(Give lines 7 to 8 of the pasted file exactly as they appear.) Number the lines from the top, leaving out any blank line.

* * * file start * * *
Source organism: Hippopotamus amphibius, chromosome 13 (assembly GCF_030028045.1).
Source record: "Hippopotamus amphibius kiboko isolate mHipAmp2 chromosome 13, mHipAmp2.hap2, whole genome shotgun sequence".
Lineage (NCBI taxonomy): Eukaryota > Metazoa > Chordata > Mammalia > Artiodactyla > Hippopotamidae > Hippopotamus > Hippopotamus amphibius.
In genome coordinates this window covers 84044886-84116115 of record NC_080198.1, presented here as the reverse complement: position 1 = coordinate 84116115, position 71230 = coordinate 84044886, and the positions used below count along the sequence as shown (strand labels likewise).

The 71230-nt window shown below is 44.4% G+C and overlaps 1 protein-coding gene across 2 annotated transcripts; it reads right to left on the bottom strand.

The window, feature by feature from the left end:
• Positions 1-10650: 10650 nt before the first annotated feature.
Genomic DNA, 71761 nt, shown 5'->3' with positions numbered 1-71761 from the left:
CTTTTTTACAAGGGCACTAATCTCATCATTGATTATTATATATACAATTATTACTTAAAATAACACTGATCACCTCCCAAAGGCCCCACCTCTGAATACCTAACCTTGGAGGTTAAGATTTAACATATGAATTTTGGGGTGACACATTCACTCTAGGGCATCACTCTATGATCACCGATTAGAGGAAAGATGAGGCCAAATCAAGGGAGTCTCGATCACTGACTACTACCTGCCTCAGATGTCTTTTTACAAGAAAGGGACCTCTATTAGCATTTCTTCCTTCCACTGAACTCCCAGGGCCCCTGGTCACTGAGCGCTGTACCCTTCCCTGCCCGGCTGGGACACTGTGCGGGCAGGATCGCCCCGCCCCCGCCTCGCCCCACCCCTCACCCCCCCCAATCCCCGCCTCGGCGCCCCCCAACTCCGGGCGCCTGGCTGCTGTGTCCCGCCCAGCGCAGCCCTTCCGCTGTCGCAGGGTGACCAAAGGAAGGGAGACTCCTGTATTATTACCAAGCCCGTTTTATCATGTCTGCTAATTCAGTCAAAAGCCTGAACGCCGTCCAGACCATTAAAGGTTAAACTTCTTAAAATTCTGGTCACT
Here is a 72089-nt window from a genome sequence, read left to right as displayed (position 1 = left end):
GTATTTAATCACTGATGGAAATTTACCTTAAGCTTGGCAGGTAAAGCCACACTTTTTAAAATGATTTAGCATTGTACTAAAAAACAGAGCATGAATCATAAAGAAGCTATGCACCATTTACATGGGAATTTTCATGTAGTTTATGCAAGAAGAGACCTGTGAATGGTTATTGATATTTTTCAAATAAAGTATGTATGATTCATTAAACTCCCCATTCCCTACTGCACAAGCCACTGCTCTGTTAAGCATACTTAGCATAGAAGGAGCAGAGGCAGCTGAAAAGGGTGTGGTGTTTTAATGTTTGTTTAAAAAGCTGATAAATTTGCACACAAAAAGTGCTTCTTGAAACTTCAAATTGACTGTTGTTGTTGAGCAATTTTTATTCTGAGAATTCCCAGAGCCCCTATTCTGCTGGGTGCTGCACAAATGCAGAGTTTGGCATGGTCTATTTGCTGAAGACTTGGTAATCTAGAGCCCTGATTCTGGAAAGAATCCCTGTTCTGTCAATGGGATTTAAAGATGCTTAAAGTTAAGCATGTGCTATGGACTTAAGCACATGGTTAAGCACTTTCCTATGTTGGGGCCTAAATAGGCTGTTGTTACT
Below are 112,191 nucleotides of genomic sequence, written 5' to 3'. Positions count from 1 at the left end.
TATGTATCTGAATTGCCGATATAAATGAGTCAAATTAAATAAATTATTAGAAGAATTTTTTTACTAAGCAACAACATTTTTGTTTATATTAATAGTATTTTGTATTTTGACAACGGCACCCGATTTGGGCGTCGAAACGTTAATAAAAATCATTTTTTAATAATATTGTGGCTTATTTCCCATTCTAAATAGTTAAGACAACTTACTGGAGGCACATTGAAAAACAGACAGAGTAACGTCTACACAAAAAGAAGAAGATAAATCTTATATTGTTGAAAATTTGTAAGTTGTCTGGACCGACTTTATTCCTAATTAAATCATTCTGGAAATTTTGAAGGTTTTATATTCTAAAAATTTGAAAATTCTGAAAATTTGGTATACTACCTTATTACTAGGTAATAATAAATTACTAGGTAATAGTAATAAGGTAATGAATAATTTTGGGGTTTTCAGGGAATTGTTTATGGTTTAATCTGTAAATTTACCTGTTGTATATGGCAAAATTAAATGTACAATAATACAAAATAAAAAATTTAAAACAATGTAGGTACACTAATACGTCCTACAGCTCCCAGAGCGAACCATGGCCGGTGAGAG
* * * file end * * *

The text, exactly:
• Positions 1-10650: 10650 nt before the first annotated feature.
Genomic DNA, 71761 nt, shown 5'->3' with positions numbered 1-71761 from the left: